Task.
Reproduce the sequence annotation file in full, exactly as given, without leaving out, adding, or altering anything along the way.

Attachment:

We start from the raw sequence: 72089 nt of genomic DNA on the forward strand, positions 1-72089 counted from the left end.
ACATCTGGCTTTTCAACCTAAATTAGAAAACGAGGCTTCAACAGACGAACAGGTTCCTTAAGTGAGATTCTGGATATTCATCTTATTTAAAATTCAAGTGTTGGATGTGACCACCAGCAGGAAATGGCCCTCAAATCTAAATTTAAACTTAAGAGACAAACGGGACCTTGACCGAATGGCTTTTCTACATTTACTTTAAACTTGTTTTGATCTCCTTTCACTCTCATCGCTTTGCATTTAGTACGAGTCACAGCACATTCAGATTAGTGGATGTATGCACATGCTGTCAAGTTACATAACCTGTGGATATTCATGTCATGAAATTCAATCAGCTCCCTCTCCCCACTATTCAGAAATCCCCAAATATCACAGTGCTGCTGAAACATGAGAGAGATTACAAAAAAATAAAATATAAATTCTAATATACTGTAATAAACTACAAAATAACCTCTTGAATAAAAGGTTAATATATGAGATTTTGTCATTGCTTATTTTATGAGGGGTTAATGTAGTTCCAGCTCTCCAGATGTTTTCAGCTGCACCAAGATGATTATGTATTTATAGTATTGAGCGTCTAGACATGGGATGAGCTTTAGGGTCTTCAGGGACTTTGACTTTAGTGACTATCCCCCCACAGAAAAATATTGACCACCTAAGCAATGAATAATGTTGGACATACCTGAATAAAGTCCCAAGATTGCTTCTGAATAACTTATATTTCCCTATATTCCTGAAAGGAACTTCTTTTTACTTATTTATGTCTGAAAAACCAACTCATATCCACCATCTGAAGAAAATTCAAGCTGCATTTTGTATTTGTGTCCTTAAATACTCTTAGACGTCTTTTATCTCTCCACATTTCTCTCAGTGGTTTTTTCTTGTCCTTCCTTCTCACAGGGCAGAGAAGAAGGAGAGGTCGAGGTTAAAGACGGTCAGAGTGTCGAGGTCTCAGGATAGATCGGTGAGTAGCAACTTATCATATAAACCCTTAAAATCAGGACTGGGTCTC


We start from the raw sequence: 72089 nt of genomic DNA on the forward strand, positions 1-72089 counted from the left end.
ACATCTGGCTTTTCAACCTAAATTAGAAAACGAGGCTTCAACAGACGAACAGGTTCCTTAAGTGAGATTCTGGATATTCATCTTATTTAAAATTCAAGTGTTGGATGTGACCACCAGCAGGAAATGGCCCTCAAATCTAAATTTAAACTTAAGAGACAAACGGGACCTTGACCGAATGGCTTTTCTACATTTACTTTAAACTTGTTTTGATCTCCTTTCACTCTCATCGCTTTGCATTTAGTACGAGTCACAGCACATTCAGATTAGTGGATGTATGCACATGCTGTCAAGTTACATAACCTGTGGATATTCATGTCATGAAATTCAATCAGCTCCCTCTCCCCACTATTCAGAAATCCCCAAATATCACAGTGCTGCTGAAACATGAGAGAGATTACAAAAAAATAAAATATAAATTCTAATATACTGTAATAAACTACAAAATAACCTCTTGAATAAAAGGTTAATATATGAGATTTTGTCATTGCTTATTTTATGAGGGGTTAATGTAGTTCCAGCTCTCCAGATGTTTTCAGCTGCACCAAGATGATTATGTATTTATAGTATTGAGCGTCTAGACATGGGATGAGCTTTAGGGTCTTCAGGGACTTTGACTTTAGTGACTATCCCCCCACAGAAAAATATTGACCACCTAAGCAATGAATAATGTTGGACATACCTGAATAAAGTCCCAAGATTGCTTCTGAATAACTTATATTTCCCTATATTCCTGAAAGGAACTTCTTTTTACTTATTTATGTCTGAAAAACCAACTCATATCCACCATCTGAAGAAAATTCAAGCTGCATTTTGTATTTGTGTCCTTAAATACTCTTAGACGTCTTTTATCTCTCCACATTTCTCTCAGTGGTTTTTTCTTGTCCTTCCTTCTCACAGGGCAGAGAAGAAGGAGAGGTCGAGGTTAAAGACGGTCAGAGTGTCGAGGTCTCAGGATAGATCGGTGAGTAGCAACTTATCATATAAACCCTTAAAATCAGGACTGGGTCTC